The tricks to keep Summer gardens in the south looking their very best. That’s coming up on This Land of Ours.
Gardens in the Southern half of the United States need all of the help they can get during this hot summer month. And weekly deep watering — from irrigation or rainfall — is key for certain shrubs and trees.
In the northern reaches of the South, its time to plant fall vegetable crops. Sow seeds of greens, like lettuce, spinach, mustard, and turnips, along with beets and English peas.
In coastal areas and Florida, plant transplants of tomatoes, peppers, and eggplants. Sow seeds of summer squash, snap beans, and cucumbers.
Plant a fresh crop of heat-loving annual transplants to fill fall with colorful blooms. Late summer is also the time to sow wildflower seeds.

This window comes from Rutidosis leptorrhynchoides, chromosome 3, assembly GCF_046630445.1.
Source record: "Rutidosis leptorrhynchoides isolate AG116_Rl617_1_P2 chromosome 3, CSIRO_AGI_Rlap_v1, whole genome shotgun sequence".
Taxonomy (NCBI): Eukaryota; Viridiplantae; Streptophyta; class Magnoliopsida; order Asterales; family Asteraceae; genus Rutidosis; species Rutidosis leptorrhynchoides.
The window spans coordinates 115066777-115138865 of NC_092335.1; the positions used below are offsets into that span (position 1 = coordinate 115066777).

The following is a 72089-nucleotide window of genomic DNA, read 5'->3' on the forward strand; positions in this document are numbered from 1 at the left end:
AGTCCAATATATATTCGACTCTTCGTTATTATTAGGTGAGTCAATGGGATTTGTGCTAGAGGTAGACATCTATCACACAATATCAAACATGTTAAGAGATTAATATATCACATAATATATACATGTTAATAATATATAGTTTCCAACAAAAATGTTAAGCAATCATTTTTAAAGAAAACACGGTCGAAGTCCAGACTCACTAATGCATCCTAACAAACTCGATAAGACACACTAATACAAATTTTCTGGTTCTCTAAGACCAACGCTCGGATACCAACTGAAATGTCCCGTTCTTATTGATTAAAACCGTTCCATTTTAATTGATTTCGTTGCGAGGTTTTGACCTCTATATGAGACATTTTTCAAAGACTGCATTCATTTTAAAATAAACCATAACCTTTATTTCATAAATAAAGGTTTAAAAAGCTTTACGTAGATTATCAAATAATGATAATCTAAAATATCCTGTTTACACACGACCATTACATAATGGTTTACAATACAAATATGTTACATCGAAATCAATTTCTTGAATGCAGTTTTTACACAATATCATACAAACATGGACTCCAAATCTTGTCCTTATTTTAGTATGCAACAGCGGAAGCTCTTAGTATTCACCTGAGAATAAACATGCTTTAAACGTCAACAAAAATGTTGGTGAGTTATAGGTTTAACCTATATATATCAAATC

As for your lawn, avoid mowing a dry lawn which places grass under great stress.
Warm weather cooks compost fast. Empty your current batch and start building a new pile.
Be sure to fertilize houseplants that are summering outdoors. You’ll also want to plant fall-flowering bulbs as soon possible.
On tomorrow’s program we will take a look at the tricks that keep gardens in the Midwest looking their very best.
Listen to Cathy Isom’s This Land of Ours program here.